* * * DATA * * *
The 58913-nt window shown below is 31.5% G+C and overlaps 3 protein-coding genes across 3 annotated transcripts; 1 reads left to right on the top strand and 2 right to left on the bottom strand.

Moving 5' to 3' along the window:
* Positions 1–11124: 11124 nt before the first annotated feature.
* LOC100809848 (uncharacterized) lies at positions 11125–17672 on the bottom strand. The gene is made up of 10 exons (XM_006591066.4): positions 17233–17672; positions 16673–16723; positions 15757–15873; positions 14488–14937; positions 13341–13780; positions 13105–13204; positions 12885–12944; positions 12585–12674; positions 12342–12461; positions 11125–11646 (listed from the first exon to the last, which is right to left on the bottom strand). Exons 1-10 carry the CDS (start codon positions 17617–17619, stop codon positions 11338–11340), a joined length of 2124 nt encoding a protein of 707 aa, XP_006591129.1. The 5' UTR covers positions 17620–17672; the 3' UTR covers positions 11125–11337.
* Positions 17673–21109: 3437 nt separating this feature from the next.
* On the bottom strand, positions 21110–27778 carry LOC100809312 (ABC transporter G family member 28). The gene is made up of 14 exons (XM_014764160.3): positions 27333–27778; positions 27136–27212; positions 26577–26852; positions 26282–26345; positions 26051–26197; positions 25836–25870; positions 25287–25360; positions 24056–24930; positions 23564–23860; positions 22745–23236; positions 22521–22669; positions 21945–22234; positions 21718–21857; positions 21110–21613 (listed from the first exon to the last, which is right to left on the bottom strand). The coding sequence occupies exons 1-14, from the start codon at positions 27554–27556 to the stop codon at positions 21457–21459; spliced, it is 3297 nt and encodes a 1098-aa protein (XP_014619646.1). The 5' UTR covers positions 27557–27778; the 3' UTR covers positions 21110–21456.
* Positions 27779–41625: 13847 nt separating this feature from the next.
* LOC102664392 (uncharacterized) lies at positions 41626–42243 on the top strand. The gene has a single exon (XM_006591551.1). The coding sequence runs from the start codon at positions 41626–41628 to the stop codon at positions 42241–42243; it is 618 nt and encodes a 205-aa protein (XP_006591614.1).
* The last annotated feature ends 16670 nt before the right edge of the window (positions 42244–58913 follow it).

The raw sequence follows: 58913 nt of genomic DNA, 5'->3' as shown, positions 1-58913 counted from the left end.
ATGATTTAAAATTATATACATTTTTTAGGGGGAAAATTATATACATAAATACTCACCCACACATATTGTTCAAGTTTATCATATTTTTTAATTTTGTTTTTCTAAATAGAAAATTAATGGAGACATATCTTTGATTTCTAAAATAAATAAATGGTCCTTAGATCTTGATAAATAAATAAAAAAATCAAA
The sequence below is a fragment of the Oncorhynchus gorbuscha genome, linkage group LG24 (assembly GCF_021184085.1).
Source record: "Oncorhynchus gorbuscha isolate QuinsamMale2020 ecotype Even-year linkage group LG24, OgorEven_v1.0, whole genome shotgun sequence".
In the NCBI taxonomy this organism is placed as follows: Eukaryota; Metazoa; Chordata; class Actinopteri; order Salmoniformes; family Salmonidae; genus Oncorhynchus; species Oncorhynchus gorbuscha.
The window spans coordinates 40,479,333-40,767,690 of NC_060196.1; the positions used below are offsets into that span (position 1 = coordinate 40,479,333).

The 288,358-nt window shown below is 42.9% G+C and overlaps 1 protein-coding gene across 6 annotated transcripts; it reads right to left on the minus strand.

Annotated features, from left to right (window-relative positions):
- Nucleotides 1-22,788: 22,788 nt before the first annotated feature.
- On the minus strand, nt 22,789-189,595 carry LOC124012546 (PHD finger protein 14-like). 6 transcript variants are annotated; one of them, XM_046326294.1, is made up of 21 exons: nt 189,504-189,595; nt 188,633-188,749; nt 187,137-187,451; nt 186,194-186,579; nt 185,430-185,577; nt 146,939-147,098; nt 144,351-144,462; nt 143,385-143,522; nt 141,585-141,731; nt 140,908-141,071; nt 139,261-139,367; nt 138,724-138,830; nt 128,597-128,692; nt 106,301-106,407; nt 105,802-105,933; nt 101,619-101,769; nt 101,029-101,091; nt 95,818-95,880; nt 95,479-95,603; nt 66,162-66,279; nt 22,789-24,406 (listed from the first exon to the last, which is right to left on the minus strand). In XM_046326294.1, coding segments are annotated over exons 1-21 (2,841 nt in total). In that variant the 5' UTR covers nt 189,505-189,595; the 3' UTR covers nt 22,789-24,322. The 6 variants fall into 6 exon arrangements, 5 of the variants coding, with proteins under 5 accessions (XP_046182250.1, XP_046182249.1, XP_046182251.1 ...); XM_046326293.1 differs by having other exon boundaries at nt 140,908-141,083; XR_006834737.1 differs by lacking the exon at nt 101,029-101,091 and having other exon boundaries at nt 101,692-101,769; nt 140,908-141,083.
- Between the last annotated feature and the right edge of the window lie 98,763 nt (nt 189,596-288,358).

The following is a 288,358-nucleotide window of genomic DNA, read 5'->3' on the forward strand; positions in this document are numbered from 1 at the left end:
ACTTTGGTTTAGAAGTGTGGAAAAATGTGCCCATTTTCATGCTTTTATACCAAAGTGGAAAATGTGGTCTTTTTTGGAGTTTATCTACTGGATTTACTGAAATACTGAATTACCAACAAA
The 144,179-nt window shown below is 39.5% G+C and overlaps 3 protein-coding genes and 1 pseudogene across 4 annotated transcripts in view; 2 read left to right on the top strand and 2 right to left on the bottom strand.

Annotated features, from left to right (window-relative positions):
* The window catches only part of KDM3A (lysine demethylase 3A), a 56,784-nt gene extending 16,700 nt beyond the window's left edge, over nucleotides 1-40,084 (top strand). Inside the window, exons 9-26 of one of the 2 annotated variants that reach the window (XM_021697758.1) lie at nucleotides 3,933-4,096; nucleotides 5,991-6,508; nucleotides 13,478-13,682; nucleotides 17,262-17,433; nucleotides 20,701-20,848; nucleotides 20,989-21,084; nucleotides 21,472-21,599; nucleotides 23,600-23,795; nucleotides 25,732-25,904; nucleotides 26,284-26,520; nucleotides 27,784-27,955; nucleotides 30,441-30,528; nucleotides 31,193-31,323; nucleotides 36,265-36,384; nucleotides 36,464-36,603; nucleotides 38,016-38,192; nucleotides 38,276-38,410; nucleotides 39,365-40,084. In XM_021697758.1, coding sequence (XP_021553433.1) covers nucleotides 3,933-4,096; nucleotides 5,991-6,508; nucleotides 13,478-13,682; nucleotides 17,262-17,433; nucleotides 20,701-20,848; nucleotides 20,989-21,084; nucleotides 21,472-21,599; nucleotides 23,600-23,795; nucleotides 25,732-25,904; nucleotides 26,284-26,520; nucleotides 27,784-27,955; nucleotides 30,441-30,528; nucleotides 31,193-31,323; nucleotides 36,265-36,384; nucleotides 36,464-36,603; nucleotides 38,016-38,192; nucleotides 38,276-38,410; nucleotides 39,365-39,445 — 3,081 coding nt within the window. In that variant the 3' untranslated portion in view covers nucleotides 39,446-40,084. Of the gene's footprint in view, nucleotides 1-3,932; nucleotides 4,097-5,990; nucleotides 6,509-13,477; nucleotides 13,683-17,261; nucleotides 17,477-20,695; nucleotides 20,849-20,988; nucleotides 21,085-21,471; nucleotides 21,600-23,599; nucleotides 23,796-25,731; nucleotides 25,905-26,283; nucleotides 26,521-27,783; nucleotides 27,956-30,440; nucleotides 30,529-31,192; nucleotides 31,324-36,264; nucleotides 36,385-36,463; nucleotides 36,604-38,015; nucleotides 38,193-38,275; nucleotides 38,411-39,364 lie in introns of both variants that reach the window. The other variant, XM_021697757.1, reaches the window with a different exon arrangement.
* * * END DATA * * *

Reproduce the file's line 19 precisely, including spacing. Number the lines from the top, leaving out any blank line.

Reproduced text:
- On the minus strand, nt 22,789-189,595 carry LOC124012546 (PHD finger protein 14-like). 6 transcript variants are annotated; one of them, XM_046326294.1, is made up of 21 exons: nt 189,504-189,595; nt 188,633-188,749; nt 187,137-187,451; nt 186,194-186,579; nt 185,430-185,577; nt 146,939-147,098; nt 144,351-144,462; nt 143,385-143,522; nt 141,585-141,731; nt 140,908-141,071; nt 139,261-139,367; nt 138,724-138,830; nt 128,597-128,692; nt 106,301-106,407; nt 105,802-105,933; nt 101,619-101,769; nt 101,029-101,091; nt 95,818-95,880; nt 95,479-95,603; nt 66,162-66,279; nt 22,789-24,406 (listed from the first exon to the last, which is right to left on the minus strand). In XM_046326294.1, coding segments are annotated over exons 1-21 (2,841 nt in total). In that variant the 5' UTR covers nt 189,505-189,595; the 3' UTR covers nt 22,789-24,322. The 6 variants fall into 6 exon arrangements, 5 of the variants coding, with proteins under 5 accessions (XP_046182250.1, XP_046182249.1, XP_046182251.1 ...); XM_046326293.1 differs by having other exon boundaries at nt 140,908-141,083; XR_006834737.1 differs by lacking the exon at nt 101,029-101,091 and having other exon boundaries at nt 101,692-101,769; nt 140,908-141,083.